Between the Mediterranean and the Black Sea, where Europe and Asia meet, is the ancient city of Istanbul, a cultural, political, and economic hub in the 16th largest economy in the world. Though the Turkish economy is booming, it requires a skilled information and communications technology (ICT) workforce to sustain the country's rapid growth. One vocational high school in Istanbul has seized the opportunity to prepare students for ICT careers and help them overcome the isolation and prejudice they face.
Despite Istanbul's cosmopolitan role in the world, the city is divided into neighborhoods and the most disadvantaged areas are isolated and disconnected. These neighborhoods often house migrants from outside of the city. Students face prejudice and discrimination when they seek opportunities beyond their neighborhood.
"Families leave their homes for a better future and come to these neighborhoods in Istanbul," said Evin Tas, Cisco Networking Academy Area Manager, Turkey. "They are economically and socially disadvantaged. The children need to develop skills to get a job, not go to college, but vocational school is not a hip thing to do."
In one such neighborhood, the lure of ICT training is bringing students to the vocational school and helping them gain the confidence and skills they need to seek ICT careers. ITO Technical and Industrial Professional High School is one of 107 vocational high schools that integrate the Cisco Networking Academy curriculum into its courses through a partnership between Cisco, the Ministry of National Education (MEB), and the Turkish Informatics Foundation (TBV).
"I learned that this course was given at our school," said Resul Caner Yıldırım, a 17-year-old student who is interested in web design and wants to be a Cisco systems engineer. "...I wanted to participate, because I wanted to move forward in this industry. Cisco is a big company in the world and I took the opportunity very seriously."
The Turkish government expects ICT to become a US$160 billion industry by 2023. However, the country's 48 percent ICT literacy rate is well below the 90 percent levels in Northern European countries. Unemployment rates are high, especially among young people (18 percent). Turkey's leaders hope that new efforts to train a high-tech workforce will help the country continue its growth with an emphasis on ICT and bring economic opportunity to its young population.
About half of high school students attend a technical and vocational high school, and many of the schools offer a networking track. The partnership with Cisco is intended to improve the quality and consistency of ICT training using the Cisco Networking Academy curriculum. Cisco donated $1 million in lab bundles for hands-on training to 105 technical and vocational high schools in Turkey. Over 2800 instructors have been trained since 2007.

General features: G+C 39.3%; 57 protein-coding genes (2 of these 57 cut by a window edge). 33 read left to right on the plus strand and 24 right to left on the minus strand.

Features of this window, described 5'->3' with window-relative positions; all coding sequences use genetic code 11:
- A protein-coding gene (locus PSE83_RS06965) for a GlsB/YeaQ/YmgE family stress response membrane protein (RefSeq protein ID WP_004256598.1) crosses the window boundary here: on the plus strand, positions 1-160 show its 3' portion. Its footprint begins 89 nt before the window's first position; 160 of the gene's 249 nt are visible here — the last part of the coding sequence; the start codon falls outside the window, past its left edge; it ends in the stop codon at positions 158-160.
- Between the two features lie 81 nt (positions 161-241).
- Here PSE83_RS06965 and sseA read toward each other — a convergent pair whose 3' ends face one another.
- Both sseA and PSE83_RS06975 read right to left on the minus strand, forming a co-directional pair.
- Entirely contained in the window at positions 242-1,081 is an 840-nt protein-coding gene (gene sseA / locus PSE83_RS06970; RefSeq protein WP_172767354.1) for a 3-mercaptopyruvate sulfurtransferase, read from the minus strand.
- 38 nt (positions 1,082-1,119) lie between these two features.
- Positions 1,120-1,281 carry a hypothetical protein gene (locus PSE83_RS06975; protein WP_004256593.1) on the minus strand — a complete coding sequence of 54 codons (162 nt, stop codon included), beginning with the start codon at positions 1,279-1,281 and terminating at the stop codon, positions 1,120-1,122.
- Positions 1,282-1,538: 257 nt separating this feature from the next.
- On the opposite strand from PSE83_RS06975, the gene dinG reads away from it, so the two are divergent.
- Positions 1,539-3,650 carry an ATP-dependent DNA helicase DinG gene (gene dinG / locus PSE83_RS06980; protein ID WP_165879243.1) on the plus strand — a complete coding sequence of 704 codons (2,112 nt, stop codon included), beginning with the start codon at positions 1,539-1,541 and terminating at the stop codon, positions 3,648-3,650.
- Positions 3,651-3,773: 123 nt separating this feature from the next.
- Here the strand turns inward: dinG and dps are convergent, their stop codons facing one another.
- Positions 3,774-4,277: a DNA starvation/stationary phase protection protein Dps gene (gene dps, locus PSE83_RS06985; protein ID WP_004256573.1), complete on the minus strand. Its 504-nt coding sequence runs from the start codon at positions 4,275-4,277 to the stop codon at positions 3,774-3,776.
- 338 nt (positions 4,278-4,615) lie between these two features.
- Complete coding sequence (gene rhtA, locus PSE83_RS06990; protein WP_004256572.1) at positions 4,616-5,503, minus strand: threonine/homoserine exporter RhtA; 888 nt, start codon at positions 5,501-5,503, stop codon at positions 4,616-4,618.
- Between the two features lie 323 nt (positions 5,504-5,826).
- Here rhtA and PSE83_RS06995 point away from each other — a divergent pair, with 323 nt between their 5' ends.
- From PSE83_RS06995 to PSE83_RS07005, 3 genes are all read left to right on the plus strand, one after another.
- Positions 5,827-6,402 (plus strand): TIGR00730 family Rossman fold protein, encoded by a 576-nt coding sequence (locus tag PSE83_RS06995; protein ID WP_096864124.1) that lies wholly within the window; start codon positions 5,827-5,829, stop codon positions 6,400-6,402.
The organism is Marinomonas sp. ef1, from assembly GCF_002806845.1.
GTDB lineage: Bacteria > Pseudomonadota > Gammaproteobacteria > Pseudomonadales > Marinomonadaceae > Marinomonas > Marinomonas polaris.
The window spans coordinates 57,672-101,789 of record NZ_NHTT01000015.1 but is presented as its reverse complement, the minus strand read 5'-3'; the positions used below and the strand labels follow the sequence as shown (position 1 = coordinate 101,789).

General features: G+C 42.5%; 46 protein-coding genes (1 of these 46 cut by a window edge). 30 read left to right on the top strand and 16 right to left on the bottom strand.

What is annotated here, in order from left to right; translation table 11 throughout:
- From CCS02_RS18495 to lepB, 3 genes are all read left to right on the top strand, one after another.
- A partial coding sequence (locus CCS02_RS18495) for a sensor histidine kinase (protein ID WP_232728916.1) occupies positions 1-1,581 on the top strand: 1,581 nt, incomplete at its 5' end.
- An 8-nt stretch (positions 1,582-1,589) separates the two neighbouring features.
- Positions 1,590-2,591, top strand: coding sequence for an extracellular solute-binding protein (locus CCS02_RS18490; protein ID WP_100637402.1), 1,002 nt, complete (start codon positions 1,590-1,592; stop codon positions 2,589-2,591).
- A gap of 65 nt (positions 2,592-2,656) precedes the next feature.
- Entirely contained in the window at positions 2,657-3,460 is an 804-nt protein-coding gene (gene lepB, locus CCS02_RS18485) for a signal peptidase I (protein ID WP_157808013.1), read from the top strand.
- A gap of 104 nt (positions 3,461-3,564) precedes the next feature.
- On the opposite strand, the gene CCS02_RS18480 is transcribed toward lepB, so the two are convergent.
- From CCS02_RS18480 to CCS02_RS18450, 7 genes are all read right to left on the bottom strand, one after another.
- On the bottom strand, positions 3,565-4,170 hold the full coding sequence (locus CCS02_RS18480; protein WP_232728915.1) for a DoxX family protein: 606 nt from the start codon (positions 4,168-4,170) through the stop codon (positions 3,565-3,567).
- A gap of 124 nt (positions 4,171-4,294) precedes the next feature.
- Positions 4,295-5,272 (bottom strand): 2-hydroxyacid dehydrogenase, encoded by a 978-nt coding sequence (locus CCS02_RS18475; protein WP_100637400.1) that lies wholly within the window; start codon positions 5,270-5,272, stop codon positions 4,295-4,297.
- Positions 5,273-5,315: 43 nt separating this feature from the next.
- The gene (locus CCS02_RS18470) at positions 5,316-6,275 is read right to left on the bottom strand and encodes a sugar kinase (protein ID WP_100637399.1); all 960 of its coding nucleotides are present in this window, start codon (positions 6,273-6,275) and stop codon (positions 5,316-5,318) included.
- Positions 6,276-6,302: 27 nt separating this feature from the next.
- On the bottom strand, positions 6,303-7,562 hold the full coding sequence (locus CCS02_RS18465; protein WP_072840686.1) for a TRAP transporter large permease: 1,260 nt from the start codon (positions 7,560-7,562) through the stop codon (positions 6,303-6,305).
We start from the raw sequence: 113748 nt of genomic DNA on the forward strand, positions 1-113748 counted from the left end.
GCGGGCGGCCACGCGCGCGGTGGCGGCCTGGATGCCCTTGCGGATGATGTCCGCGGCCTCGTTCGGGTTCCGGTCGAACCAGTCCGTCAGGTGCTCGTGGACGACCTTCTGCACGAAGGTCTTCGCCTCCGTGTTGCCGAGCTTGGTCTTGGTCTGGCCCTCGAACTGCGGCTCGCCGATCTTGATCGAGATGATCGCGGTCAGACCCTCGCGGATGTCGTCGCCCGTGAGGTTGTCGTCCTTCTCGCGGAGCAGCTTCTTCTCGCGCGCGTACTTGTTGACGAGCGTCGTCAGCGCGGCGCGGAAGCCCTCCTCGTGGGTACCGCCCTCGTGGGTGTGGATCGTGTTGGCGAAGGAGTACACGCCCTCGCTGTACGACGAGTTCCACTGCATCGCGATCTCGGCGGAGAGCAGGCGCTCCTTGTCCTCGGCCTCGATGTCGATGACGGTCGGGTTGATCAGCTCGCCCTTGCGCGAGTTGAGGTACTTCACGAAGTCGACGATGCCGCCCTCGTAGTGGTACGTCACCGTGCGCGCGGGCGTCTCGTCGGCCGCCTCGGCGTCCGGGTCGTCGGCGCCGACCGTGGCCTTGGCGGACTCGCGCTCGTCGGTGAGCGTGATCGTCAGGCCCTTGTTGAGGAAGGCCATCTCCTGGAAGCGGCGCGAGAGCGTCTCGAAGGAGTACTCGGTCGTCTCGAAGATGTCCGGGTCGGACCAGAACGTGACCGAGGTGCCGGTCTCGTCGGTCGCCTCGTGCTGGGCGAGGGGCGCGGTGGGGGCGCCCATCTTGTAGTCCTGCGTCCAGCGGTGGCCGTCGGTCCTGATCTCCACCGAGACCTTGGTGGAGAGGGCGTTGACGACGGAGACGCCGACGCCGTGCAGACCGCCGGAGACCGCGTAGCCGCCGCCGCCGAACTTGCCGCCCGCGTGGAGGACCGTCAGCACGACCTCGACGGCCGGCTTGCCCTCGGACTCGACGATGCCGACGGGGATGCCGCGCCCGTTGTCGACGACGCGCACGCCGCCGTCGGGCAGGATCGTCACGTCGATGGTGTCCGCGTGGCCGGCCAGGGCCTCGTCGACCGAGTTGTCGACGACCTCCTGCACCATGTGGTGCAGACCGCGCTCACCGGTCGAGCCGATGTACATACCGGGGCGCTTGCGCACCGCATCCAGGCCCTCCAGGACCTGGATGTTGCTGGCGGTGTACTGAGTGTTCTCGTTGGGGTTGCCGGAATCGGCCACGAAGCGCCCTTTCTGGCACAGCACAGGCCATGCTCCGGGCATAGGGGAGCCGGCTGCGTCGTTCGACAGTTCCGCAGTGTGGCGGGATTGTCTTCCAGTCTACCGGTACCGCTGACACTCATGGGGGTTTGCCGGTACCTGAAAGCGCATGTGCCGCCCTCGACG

"Cisco has better documents compared to the ones we have at school," Ahmet Faruk Dereli said. "These documents are detailed and their applications are great. And I believe it will help me because the opportunities provided by Cisco are good." He plans to pursue a Cisco CCNA certification and become an engineer with an emphasis in network security.
Cisco Networking Academy training ensures employers that students have the skills and expertise to be successful, regardless of their background or where they live. For ITO's students, the Cisco Networking Academy gives them confidence because a global corporation cares about their success. They know that they are learning the same skills, the same way as their peers everywhere in the world.
"When I graduated from ITO, having taken the Networking Academy course was the major reason for me to get a job," said Ilker Bahardır. "I'm now employed at Maya Communication Systems that supports Pronet Security Systems. And thanks to the CCNA courses I succeed in my assignments."
Their success is amplified by the impact on their families, communities, and by helping the whole country become more ICT ready.
"We can see a clear difference between the students who take NetAcad courses and the ones who don't," said Aykut Seyrek, Cisco Networking Academy Instructor."They are far ahead in their knowledge...I can definitely say that NetAcad trainings have positive and permanent impact on students."
To date, more than 17,000 high school students have received training at a Cisco Networking Academy in a high school in Turkey. The country is depending on them to fill the demand for skilled IT workers and help meet the country's economic development goals by 2023, the 100th anniversary of the founding of the Turkish republic.
Students see the skills as helpful beyond ICT careers. Burcu Gürlen, 18, hopes to become an anesthesia technician. She enrolled in the CCNA Discovery course because she believes it will set her apart. "If I start the industry with this information," she said, "I will be one step ahead of my colleagues because IT is effective in every field and in this way I will be ahead of them...We are living in a technology era and I believe that I can progress faster than my peers in every field thanks to this education."
Students like Resul are ready to continue Istanbul's rich tradition as a hub, connecting the social, cultural, and economic worlds. "I feel better because the number of people I know increases," he said. "Because when you join in a new environment and take every course, we have the opportunity to meet new people. And this brings its advantages."
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